Schools should ask students to evaluate their teachers. Do you agree or disagree? Use specific reasons and examples to support your answer.
At some schools, students are given a questionnaire at the end of each semester and are asked to evaluate their teachers and professors. I believe this is a good practice. For the students, the faculty, and the administration, teacher evaluation is an indispensable part of any educational institution.
It is important for students to have the opportunity to comment on their teachers' performance. Most students want to be sure that the education they are receiving is of the highest possible quality. By critiquing their instructors' teaching skills, they will feel that they have some kind of influence over this matter.
Feedback from students is valuable also for teachers. A teacher needs to know when his or her teaching methods are effective for a particular group of students. For example, teaching a graduate seminar may require a very different approach than lecturing to undergrads. Thus, the students' comments will let the teacher know which teaching strategies work well and which could be improved upon. Or, since many comments are filled with praise and elaborate "thank-yours," they are sometimes simply great morale boosters.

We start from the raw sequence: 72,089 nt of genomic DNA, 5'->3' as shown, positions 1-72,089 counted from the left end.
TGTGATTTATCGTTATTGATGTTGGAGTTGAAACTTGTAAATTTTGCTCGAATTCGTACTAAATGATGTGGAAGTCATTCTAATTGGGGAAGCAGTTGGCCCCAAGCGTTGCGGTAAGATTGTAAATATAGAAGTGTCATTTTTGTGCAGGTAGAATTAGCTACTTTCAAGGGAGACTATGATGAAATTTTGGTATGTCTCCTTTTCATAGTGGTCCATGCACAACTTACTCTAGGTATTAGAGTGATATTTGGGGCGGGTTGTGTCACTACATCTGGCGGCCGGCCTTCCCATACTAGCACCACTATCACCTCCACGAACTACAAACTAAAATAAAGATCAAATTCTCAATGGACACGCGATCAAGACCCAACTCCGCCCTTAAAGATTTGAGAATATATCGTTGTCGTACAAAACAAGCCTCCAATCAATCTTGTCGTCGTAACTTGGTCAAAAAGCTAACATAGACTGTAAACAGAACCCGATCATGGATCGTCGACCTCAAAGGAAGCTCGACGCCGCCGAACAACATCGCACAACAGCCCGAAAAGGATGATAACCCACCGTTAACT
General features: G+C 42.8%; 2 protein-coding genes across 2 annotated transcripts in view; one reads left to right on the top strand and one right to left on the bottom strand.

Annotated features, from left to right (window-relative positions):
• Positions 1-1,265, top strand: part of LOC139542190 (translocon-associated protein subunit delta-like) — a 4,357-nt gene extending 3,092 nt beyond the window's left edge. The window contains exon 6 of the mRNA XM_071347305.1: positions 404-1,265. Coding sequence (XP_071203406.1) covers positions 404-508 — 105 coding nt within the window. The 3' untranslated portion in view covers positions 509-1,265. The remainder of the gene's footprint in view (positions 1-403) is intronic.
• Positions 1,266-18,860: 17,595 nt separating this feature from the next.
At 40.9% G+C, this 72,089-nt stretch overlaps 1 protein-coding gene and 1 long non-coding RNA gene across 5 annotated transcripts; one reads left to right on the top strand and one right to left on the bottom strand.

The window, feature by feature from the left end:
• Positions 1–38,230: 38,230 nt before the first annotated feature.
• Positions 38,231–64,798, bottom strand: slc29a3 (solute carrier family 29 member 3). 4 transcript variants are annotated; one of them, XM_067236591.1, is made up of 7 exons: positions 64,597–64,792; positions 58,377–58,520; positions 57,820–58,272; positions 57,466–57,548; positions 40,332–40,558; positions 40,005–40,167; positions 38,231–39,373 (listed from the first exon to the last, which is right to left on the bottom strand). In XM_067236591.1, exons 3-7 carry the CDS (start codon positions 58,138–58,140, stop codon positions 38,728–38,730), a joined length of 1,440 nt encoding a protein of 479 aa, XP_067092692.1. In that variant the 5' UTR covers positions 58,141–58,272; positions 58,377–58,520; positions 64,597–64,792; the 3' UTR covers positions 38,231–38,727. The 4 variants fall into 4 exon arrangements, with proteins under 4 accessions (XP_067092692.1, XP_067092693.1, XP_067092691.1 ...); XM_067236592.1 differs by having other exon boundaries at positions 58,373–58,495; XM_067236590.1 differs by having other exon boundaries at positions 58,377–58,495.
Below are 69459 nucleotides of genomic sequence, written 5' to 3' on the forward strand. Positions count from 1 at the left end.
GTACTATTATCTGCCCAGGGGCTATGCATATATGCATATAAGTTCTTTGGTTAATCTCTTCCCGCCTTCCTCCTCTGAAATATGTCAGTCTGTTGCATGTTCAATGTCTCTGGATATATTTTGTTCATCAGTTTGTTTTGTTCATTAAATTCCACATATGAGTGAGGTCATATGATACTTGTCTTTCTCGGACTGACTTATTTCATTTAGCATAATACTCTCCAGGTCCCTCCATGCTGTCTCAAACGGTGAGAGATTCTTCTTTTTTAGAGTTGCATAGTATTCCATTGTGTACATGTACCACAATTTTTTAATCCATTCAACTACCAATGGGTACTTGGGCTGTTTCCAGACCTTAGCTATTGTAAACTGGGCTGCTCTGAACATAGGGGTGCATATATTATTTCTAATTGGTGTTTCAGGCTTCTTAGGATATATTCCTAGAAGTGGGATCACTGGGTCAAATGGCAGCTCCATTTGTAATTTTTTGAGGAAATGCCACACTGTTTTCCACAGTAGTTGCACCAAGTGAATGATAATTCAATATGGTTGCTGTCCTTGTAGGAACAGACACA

Finally, teacher evaluation forms are useful for the university administration. They can help the administration to control the quality of education at their school by ensuring that teachers are aware of their strengths and weaknesses. They can influence the decision whether or not to grant tenure to a particular professor. Moreover, in the case where a teacher consistently gets negative feedback from students, the administration can use this information to decide on finding a replacement.
In the final analysis, the process of evaluating teachers is beneficial to all parties involved. Indeed, the simple act of conducting the evaluation keeps everyone aware of the fact that good education depends on open lines of communication between teacher and student. Undoubtedly, students will perform better if they know their opinions matter, and teachers will perform better if they know that their students care about how they are being taught.